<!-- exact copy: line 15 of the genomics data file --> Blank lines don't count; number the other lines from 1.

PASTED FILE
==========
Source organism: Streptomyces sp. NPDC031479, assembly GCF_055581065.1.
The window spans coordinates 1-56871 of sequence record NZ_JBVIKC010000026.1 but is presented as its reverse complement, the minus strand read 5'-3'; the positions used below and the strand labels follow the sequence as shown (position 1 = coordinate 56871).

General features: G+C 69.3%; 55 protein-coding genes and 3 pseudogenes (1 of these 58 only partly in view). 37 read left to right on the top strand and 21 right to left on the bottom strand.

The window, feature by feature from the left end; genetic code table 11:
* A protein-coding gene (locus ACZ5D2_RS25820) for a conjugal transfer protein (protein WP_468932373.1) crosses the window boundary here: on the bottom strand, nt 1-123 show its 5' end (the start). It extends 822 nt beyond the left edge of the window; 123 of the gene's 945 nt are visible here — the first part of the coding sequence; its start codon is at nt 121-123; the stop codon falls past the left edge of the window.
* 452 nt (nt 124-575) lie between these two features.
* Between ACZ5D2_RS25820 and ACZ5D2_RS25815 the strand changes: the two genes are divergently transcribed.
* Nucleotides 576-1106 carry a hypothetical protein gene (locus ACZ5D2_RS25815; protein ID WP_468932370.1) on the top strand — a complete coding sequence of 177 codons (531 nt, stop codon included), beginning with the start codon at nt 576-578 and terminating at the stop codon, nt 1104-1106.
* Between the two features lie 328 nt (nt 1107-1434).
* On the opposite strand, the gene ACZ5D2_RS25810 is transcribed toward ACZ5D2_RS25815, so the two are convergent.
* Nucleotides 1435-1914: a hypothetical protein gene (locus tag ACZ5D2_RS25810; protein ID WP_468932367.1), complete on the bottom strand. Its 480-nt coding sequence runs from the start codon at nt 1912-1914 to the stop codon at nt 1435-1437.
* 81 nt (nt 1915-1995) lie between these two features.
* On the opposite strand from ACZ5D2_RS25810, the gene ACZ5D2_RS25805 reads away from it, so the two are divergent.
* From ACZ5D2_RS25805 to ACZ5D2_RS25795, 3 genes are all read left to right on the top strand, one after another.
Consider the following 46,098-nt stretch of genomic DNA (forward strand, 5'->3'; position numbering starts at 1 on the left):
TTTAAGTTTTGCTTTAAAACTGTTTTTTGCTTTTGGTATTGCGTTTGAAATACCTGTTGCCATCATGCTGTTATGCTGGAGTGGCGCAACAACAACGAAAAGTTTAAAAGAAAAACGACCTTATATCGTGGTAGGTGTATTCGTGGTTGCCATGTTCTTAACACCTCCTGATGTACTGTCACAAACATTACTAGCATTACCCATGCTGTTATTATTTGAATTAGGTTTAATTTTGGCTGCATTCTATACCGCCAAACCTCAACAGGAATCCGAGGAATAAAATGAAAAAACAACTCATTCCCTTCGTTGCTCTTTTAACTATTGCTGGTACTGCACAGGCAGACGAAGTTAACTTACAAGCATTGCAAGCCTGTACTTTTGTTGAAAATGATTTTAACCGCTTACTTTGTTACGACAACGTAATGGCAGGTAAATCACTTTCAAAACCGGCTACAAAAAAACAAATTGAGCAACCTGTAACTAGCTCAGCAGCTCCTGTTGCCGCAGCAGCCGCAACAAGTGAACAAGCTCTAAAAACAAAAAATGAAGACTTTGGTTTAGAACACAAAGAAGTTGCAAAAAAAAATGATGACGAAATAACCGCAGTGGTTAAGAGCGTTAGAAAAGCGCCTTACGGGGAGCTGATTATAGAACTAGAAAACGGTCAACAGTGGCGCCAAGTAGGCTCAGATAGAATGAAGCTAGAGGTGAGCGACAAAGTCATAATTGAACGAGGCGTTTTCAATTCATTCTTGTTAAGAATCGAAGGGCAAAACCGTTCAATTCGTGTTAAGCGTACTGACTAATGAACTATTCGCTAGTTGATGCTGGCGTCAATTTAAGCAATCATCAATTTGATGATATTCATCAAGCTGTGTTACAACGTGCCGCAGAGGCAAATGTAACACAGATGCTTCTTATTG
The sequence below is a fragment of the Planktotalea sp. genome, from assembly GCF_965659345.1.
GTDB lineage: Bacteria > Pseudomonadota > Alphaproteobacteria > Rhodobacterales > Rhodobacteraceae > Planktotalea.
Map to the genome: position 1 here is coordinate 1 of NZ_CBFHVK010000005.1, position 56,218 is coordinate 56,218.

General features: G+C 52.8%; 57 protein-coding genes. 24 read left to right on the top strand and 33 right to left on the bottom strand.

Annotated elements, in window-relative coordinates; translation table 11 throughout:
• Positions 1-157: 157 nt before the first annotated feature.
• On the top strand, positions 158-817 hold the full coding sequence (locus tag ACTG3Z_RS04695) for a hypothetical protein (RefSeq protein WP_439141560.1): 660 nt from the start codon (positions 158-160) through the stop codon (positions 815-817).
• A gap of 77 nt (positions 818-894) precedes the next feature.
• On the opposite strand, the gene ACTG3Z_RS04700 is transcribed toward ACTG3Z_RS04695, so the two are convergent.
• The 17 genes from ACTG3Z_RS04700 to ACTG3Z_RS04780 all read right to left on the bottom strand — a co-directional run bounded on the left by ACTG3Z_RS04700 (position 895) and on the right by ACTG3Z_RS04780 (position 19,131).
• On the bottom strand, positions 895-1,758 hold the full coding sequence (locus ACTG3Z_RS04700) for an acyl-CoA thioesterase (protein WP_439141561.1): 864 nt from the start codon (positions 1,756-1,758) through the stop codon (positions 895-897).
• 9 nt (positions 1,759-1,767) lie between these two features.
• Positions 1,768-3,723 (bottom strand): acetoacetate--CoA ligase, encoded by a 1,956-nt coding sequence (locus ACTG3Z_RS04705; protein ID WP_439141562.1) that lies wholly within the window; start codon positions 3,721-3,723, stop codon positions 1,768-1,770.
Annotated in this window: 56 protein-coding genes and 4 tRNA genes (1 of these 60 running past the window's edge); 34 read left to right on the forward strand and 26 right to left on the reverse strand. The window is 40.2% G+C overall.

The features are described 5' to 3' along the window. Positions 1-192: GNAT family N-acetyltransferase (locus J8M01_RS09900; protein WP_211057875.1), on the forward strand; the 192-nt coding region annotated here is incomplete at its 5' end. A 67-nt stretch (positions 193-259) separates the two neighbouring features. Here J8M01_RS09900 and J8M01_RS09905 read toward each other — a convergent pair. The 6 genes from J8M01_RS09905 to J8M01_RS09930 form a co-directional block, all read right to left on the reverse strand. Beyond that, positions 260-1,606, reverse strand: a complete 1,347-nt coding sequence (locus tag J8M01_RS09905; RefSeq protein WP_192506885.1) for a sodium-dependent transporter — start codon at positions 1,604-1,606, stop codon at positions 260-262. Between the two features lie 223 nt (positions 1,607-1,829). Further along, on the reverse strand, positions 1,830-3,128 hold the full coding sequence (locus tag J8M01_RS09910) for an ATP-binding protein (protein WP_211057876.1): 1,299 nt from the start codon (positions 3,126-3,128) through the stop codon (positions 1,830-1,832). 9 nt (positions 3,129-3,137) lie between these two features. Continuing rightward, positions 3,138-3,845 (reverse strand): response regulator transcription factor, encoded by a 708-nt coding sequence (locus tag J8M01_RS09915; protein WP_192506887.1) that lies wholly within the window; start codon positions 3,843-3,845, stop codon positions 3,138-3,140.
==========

Consider the following 46,098-nt stretch of genomic DNA (forward strand, 5'->3'; position numbering starts at 1 on the left):